The “Greatest” Fire of the 19th Century
One Hundred and Fifty-One Years ago today the huge Tooley Street fire of 1861 began.
As the excellent @londonhistorian pointed out earlier today, this was the fire which led to the creation of the first public London Fire Brigade in 1866, and was the “greatest” fire in London since 1666. The fire is famous for a number of reasons, including the death of James Braidwood, the Superintendant of the London Fire Engine Establishment, and also for the fact that it set the Thames alight with burning tallow for two whole weeks. You can find out more about the Tooley Street disaster here.
I have therefore been careful in The Day Parliament Burned Down not to describe the 1834 conflagration at Westminster as the “biggest” fire in London since the Great Fire (although it was still enormous) - that accolade goes to Tooley Street. But 1834 was certainly the “most significant” fire between 1666 and the Blitz because of the huge impact it had: on political life; on the appearance of London; on the neo-Gothic style; on the work of Turner and Dickens; on national recordkeeping; and even on firefighting techniques. In fact, it was after the 1834 fire that the first calls for a publicly-funded metropolitan brigade were heard. Unfortunately, it took the death of James Braidwood at Tooley Street for the government to heed those calls to create the London Fire Brigade, and even then it took five further years of bureaucratic inertia to respond to the crisis. The 1834 catastrophe also had a huge psychological impact on many of the onlookers, and its effects on the fabric of the surviving Palace of Westminster were still being felt well into the 20th century.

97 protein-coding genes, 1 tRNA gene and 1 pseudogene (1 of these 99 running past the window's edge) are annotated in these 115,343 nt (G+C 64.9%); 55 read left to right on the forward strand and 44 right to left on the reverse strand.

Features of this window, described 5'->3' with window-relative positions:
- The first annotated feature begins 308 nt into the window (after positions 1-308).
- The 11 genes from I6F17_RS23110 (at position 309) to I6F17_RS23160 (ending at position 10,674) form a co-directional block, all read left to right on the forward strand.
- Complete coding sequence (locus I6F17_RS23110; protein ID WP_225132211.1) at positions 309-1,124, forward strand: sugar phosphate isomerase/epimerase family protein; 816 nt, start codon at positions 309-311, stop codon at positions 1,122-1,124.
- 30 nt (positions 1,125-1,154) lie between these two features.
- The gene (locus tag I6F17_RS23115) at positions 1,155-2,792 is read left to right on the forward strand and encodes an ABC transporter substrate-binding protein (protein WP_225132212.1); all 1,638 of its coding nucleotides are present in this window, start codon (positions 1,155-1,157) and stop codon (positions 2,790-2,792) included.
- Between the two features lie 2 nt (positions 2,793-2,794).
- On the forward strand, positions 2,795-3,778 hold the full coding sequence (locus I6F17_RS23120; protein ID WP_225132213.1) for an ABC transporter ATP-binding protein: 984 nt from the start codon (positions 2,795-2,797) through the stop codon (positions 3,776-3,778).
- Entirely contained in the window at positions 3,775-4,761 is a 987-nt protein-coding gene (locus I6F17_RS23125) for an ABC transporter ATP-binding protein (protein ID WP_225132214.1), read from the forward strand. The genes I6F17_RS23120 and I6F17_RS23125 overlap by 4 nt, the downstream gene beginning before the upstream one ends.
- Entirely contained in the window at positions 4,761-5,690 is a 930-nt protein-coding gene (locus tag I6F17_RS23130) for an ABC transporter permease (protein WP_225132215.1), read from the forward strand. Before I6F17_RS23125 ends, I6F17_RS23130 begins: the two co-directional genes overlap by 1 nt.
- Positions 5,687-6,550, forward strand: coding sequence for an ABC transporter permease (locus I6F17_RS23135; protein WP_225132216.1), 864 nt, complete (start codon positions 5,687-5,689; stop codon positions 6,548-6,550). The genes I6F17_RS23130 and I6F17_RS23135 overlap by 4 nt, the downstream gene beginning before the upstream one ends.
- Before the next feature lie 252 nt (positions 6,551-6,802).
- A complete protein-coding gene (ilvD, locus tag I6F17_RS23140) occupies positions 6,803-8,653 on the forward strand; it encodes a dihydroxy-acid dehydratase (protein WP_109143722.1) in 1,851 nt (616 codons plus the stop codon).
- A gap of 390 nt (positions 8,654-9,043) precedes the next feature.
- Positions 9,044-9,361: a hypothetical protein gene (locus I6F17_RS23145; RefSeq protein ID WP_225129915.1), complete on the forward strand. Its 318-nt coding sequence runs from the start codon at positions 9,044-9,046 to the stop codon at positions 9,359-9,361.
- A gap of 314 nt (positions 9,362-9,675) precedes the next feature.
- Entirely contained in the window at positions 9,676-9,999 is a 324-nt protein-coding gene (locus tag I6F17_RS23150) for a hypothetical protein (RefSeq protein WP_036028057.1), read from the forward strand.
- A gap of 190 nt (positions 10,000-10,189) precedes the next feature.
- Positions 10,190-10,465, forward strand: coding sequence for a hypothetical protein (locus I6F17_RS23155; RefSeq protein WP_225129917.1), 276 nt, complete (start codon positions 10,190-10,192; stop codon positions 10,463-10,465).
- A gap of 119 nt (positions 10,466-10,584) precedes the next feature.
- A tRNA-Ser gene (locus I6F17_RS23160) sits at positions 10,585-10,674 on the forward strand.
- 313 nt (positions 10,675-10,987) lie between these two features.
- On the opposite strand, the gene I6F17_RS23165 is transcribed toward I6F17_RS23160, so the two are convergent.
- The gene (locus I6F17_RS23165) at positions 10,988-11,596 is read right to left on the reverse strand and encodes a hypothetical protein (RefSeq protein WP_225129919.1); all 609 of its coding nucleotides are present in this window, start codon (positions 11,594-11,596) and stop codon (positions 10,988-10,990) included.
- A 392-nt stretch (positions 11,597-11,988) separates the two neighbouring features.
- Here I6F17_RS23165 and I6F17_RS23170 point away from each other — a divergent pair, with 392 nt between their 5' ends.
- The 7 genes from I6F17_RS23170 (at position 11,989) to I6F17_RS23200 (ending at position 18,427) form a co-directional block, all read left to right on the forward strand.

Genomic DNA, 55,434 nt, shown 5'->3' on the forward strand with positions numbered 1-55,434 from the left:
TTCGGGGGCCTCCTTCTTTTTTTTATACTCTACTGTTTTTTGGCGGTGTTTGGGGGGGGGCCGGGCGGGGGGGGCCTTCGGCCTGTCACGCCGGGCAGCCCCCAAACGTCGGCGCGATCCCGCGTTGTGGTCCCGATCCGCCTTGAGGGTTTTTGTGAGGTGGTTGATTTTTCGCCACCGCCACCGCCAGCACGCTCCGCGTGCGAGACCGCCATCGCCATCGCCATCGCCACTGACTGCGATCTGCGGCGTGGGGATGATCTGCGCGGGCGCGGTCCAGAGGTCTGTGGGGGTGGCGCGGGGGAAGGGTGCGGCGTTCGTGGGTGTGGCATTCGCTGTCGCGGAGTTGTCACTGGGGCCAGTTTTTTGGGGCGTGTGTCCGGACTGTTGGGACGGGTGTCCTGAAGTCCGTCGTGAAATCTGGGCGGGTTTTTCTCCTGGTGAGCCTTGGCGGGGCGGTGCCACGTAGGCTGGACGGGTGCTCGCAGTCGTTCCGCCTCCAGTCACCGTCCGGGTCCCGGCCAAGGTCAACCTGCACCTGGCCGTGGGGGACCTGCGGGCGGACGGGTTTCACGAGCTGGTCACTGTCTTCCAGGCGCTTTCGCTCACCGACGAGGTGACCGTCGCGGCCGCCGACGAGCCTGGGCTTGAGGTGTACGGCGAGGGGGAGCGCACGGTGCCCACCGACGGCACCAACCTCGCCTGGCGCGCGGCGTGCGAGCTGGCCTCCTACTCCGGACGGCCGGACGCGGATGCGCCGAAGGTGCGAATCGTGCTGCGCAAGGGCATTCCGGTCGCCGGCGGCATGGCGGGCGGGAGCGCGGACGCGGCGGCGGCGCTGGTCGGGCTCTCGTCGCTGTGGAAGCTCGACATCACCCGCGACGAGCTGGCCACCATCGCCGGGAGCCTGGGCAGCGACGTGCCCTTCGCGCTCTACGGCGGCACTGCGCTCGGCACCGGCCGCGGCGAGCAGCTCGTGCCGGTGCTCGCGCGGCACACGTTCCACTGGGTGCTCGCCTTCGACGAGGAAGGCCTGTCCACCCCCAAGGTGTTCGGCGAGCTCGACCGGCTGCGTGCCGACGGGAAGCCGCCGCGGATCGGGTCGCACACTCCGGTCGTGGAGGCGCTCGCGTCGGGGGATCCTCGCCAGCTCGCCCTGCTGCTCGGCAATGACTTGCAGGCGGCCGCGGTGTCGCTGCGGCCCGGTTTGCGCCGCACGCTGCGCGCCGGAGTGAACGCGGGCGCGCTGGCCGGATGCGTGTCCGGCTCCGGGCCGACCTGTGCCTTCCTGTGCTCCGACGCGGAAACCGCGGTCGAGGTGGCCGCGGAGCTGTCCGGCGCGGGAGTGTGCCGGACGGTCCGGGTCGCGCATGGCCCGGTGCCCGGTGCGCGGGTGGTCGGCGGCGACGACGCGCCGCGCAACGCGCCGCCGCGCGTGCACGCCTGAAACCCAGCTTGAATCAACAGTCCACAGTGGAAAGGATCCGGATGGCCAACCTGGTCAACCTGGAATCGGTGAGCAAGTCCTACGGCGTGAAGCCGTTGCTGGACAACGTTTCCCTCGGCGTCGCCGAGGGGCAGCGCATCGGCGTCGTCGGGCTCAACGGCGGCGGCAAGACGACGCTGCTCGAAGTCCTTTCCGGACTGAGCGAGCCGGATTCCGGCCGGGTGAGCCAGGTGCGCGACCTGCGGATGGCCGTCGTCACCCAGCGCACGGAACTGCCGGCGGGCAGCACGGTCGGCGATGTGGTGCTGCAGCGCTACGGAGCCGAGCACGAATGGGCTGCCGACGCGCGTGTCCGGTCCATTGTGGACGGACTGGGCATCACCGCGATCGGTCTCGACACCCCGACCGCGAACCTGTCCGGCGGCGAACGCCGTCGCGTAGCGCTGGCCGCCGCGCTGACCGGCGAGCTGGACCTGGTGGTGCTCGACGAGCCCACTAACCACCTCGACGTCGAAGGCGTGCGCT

So, greatness is both size, or significance, or both: as you prefer!
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